In other words it can contribute to building an intelligent environment within which traditional industry can also find inspiration and resources for growth and renewal.
To simplify, do you mean that cinema and audiovisuals can also help the manufacturing industry grow?
I’ll answer that with an example: when Italy exports a made in Italy product – whether it is fashion, food or a car – first and foremost it exports a brand where the emotional component is prevalent and recalls the Italian creative genius. Next year we will be celebrating 500 years since the birth of Leonardo da Vinci who combined art with science and craftsmanship. Investing in CCIs in Italy and in Emilia Romagna, in particular, is an attempt to recreate this climate of great humanism in which the industry’s manufacturing capacity is combined with Italian invention and creativity.
So the manufacturing industry has good reasons to invest in CCIs and in audiovisuals in particular?
I remember that the impetus for equipping the Region with a Cinema Law also came
from private individuals who urged the regional administration to be more courageous.
They said: if the state invests, we are also ready to put resources on the table.
I took up the challenge and proposed the creation of two parallel and autonomous Funds with a shared ‘control room’, believing that a fund without state participation would have allowed them to take advantage of tax incentives. We created our own state Fund, we’re still waiting for the private one. But I remain confident…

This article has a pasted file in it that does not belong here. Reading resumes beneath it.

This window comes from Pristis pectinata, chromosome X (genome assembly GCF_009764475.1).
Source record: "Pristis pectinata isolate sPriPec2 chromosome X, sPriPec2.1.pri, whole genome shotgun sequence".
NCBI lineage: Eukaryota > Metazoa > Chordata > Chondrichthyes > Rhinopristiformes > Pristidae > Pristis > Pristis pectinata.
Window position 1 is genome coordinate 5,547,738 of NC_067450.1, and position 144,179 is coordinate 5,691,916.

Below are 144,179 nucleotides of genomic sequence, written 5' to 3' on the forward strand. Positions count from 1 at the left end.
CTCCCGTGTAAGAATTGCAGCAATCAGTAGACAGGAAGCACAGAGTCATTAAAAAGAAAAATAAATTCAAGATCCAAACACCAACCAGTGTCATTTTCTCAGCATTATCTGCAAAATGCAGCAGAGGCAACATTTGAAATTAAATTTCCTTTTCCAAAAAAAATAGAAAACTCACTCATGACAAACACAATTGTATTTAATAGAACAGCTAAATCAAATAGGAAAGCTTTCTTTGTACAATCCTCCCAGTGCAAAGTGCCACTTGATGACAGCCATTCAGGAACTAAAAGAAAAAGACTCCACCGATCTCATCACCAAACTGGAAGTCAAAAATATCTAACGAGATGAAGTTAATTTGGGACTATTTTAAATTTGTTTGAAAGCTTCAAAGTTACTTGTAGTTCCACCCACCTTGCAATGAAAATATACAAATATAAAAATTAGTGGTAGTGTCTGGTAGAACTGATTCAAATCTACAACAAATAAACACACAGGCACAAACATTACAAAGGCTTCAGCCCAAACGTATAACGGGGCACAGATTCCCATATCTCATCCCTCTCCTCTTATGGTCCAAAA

With regard to the 133 projects financed by the Fund in the three year period 2015/2017, regional productions were favored in the first year whereas in the second and third year we can see a progressive growth in the number of national and international productions.
After a year of “breaking in” there was a decisive opening up to the outside, even though the attention to our Region remains constant: we always have two open calls, a regional one and another national/international one.
The fact that the region has recently hosted the filming of the new season of “Gomorra” is news but perhaps the installation of Palomar in the Reggio Emilia Tecnopolo is more interesting
If, as I hope, the Palomar project goes ahead it will open up new prospects: no longer just hosting productions that come to film in our region, but developing a production base through a public-private collaboration that I hope we will be able to achieve in the shortest possible time.
Unlike other similar regional bodies the Film Commission, the operational arm of the Region, is not a Foundation but a de- partment inside the Regional government. Does this limit its ability to act?
There is an obligation in the regional law that does not permit the creation of and participation in new external Foundations. The positive side of this “compulsory” path is that having an internal Film Commission has allowed us to concentrate all the resources on the product, training and promotion. Moreover having excellent in-house professionals, under the guidance of Fabio Abagnato, has made it possible for us to heavily accelerate our work. We were a bit behind compared to the Film Commissions in other regions, but in three years I must say that – to adopt a cycling metaphor – we have managed to reach the main group and maybe even overtake some of them.